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Damian Wayne: Where the Hell was Child Protective Services?

3 Mar

So Batman Inc, #8 ripped my heart out.

*Spoiler Alert* – just so we are clear if you are waiting for the trade or your shop’s shipment got damaged, or you had 50 books to get through this week, and you don’t want to know what happened in this issue, stop here. I might also suggest that you step away from the internet, purchase earplugs and blinders, and find an underground bunker to hide in… because everyone is talking about this.

First of all let’s talk about this cover.

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To the left of Damian’s face is a drawing showing the facial proportions for a baby, to his right is a drawing showing a child’s facial proportions. Is is just me, or does the one on the left look a whole lot more like him? When I look at this cover, it reminds me of a baby in a Christening gown.

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So from the start, contents of this issue seem a little perverse. Damian Wayne looks like an infant with the phrase “R.I.P.” emblazoned boldly under him. So, babies, death, sounds like a good time right? Let’s read on.

Damian comes to the aid of his adult counterparts. While his father, Bruce Wayne (as Batman) is locked away in a safe underwater. Of course Damian’s mother, Talia Al Ghul,  is busy as well; having put his father in the aforementioned safe, she has a responsibility as a Batman villain to give a long speech full of taunts and bravado. So obviously, they are occupied. He has escaped Alfred’s watchful eye, and Tim & Dick have no choice but to fight alongside Damian as all hell breaks loose.

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There are an alarming number of adults who miss the chance to intervene and save Damian, from his grizzly fate. Talia, his mother, has abandoned him. Bruce, his father is caught up in his own conflicts. Alfred, his caretaker, has somehow lost track of him. Dick, his stepbrother, may be allowing him to behave so recklessly because of some sort of nostalgia for his own Robin days. Tim seems too concerned about his interpersonal conflicts with Damian to appreciate the danger he might be in.

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I think all of these people would face legal action if Damian’s case was  brought into a court of law.

ImageFirst of all there is Talia al Ghul

She is the genetic mother of Damian Wayne, she and Bruce have a somewhat tumultuous past…

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Naturally, she decides to genetically engineer a child that combines her DNA with that of Bruce Wayne. I mean… logically, right? But she doesn’t impregnate herself, she incubates Damian in a tank that looks like it once housed Zordon from The Mighty Morphin’ Power Rangers. So far, Talia has managed to sleep with Batman, have his baby, and not get a single stretch mark or give up alcohol for nine months. This is enough to make me kind of hate her.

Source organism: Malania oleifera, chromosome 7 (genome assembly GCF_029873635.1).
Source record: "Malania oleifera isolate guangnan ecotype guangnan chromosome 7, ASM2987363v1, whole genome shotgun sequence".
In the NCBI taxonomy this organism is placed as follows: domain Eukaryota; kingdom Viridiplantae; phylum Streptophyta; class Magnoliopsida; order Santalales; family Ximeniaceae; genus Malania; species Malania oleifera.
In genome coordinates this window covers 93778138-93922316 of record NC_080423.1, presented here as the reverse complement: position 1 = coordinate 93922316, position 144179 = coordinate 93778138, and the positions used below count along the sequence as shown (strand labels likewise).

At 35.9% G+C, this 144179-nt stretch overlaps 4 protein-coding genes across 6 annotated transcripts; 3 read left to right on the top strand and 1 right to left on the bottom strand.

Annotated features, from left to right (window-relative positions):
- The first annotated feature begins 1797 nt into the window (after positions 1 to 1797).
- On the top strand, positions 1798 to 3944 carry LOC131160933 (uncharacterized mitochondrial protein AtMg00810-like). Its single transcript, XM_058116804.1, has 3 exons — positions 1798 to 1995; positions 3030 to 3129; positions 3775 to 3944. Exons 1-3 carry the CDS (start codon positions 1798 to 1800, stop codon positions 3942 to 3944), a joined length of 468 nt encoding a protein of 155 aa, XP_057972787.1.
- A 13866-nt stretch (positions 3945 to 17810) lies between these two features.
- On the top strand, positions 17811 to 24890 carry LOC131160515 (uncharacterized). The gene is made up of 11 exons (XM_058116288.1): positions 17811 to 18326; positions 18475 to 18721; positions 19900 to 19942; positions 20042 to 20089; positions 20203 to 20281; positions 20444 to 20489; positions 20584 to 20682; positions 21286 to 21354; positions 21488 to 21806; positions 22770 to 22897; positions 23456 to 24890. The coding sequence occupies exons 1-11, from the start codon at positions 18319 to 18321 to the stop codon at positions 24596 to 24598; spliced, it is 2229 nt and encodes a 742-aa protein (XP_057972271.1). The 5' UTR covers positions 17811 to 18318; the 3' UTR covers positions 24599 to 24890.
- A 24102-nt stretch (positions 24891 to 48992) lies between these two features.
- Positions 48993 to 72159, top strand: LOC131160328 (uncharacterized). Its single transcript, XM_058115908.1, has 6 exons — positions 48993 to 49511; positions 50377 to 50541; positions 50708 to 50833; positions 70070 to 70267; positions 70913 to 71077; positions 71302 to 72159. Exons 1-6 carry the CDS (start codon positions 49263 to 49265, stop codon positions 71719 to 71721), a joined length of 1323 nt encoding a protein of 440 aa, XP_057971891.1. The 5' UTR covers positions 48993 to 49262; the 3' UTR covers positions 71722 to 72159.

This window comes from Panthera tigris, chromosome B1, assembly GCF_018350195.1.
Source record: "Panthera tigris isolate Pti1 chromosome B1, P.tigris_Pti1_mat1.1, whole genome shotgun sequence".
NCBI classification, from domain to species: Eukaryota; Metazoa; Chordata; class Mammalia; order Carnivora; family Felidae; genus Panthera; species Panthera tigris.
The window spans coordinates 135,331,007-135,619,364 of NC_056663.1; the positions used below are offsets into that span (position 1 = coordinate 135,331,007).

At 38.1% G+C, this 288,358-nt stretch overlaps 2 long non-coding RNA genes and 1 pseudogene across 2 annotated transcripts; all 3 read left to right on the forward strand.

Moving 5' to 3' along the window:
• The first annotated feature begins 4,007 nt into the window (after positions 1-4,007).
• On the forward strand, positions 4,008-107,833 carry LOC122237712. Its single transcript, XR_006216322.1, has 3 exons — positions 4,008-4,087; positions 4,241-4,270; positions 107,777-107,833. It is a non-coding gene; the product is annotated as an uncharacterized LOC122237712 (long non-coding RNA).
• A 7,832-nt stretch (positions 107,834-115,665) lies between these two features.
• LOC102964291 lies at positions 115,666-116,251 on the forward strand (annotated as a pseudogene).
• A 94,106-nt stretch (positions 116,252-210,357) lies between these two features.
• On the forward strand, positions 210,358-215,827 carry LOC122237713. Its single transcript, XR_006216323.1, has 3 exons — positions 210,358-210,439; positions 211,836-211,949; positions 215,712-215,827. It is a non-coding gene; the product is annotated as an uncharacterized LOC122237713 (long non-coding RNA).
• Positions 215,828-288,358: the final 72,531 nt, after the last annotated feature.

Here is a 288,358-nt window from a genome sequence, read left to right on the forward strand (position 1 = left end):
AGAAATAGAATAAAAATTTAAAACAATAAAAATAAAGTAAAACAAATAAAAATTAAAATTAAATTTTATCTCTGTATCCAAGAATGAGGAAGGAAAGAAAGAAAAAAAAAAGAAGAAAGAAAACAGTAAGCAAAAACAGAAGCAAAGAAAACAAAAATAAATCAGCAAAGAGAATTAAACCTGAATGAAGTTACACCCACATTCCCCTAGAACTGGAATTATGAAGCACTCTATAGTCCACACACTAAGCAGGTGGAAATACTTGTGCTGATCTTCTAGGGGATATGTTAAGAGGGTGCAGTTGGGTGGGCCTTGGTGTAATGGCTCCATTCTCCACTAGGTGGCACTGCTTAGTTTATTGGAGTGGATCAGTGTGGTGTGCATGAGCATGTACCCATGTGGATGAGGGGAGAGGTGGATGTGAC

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So, since she is going to all this trouble, surely she will be an excellent mother, spend all her time doting on little Damian and trying in every way to make his life as wonderful as it can possibly be … yes, that is what one would think, however; she sorta goes the other way with it.

As she admires the fruit of her test-tube; she lets Damian know that global domination is in his future. Oh, good. I know every mom seeing her kid for the first time thinks he or she is perfect, and possibly even more perfect than all the other babies whose mothers have ever looked at them, but I don’t know many who start planning out their kids careers at during their child’s first moments; and I don’t know any who start grooming them for world takeover before their child draws his or her first breath.

ImageDing! The timer goes off, and Talia welcomes Damian to the world with a smile and look of wonder that seem at home on the face of any new mother. This is pretty much the upper limit of their relationship, it doesn’t get much better. Of course, like any good mother she has plan’s for Damian’s education.



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ImageTalia trains Damian to become an assassin. This could be seen as abuse, but she always remembers his birthday, and its for his own good, right?

At any rate, Damian is put through years of physical and mental “conditioning” that result in him becoming a very talented but socially inept 10-year-old.

So mother-of-the-year, Talia is not. In some ways she loves Damian, and in some ways he loves her. He is a little boy after all, no amount of training is going to change that fact.

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Eventually,Damian goes to live with Bruce, probably for the best right? I mean how could a kid in the hands of superhero possibly come to any harm? Even if it is an unstable environment, anything is better than getting your ass kicked on your birthday, right? Surely Damian’s lot in life will improve now that he has a whole support system of caring adults.

ImageYeah, about that…

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So how did we go from movies and popcorn to a dead kid? Long story. First of all, Bruce and the Bat-family do try. He makes a genuine effort to take care of Damian and teach him how to do the right thing. He forbids Damian to kill, which seems like a good start. Most parents I know have the same rule.

ImageDamian struggles a little with the house rules. Gets in trouble, you know the usual settling in with a new authority figure stuff.